Abstract P117: Oxidant Injury Occurs Early After Traumatic Brain Injury in Humans: Cerebrospinal Fluid Isofuran and F2-Isoprostane Are Sensitive Markers of Oxidant Injury
Background: Traumatic brain injury (TBI) causes 50,000 deaths/year. Although recent studies indicate that oxidant injury may be deleterious, progress in this area has been hampered by lack of adequate biomarkers for oxidant injury. F2-isoprostane (IsoP) and Isofuran (IsoF) are stable peroxidation products of cell membrane phospholipids that increase dramatically during oxidant injury. Formation of IsoF is favored in the presence of oxygen while IsoP is an indicator of a low oxygen tension environment as occurs during ischemia. We showed previously in an animal model that cerebrospinal fluid (CSF) IsoP increases significantly within 30 minutes of traumatic brain injury (TBI).
Objective: To determine CSF IsoP and IsoF levels in patients with TBI.
Methods: This study was approved by our IRB. Patients who suffered severe TBI, had a GCS of 3– 8, and a clinically-indicated ventriculostomy were enrolled (N=10). Serial CSF was collected for measurements beginning as early as 8 hours after TBI. IsoP and IsoF levels were measured using gas chromatography and mass spectroscopy.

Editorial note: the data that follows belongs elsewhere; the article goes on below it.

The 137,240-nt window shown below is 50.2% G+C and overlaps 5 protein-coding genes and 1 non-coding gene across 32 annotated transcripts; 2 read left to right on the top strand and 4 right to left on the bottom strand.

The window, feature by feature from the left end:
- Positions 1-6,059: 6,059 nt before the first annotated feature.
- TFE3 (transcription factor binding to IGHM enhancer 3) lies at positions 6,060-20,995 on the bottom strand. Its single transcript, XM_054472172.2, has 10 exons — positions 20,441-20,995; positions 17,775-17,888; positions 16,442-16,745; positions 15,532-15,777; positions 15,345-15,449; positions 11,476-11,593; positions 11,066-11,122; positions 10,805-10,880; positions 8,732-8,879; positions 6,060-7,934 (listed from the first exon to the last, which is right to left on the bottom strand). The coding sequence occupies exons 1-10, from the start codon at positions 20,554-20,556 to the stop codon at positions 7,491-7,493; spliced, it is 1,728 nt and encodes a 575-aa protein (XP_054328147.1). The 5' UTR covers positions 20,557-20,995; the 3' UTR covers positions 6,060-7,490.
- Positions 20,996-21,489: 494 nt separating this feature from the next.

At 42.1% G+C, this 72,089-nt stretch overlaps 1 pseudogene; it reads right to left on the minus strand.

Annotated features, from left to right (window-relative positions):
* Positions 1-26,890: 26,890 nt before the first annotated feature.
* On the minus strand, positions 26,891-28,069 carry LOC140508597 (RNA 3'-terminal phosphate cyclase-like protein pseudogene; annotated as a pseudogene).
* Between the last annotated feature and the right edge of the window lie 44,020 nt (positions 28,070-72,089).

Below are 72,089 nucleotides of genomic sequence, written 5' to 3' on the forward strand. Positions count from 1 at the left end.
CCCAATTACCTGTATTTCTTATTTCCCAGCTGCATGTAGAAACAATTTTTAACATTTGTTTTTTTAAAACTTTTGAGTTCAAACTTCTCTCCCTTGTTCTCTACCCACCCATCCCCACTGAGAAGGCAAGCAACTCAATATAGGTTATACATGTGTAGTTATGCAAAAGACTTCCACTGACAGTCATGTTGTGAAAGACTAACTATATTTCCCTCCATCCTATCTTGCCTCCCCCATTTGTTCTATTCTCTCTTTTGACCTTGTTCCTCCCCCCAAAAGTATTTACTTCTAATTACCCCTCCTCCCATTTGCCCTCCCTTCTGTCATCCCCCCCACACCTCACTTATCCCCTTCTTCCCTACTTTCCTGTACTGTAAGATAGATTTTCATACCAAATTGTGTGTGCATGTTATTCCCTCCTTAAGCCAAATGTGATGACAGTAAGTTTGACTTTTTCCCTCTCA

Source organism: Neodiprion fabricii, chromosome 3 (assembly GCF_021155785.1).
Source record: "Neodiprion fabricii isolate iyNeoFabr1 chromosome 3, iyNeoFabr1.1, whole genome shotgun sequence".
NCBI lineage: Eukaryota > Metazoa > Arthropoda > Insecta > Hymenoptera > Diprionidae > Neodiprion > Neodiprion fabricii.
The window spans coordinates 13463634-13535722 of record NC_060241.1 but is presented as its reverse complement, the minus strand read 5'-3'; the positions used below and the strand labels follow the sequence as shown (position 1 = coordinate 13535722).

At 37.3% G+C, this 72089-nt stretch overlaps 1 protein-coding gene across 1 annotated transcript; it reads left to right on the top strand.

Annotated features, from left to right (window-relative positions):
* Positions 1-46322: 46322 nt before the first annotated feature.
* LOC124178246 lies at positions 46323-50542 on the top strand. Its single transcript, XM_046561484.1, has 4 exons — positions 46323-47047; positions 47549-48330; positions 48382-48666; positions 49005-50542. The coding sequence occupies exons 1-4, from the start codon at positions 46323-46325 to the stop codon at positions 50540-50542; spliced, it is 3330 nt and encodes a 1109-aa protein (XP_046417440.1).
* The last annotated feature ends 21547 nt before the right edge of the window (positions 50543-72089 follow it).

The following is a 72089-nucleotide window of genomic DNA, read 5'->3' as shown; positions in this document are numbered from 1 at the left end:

Results: IsoP and IsoF levels were 3- to 5-times higher than normal (<4 pg/mL) in the first specimens obtained (8 to 16 hours after TBI). During the first 24 hours after TBI, mean (±SD) IsoP was 16.0±8.6 pg/mL (range 6 –31) and mean IsoF was 21.1±16.8 pg/mL (range 14 – 69). In the first 24 hours post-injury, there was a strong trend toward an increased CSF IsoF to IsoP ratio in patients with good prognosis. An IsoF/IsoP ratio of <1 was associated with mortality.
Conclusion: CSF IsoP and IsoF levels were much higher than normal within 8 hours in patients suffering severe TBI indicating that oxidant injury occurs rapidly after TBI. In addition, IsoF to IsoP ratios may have prognostic value.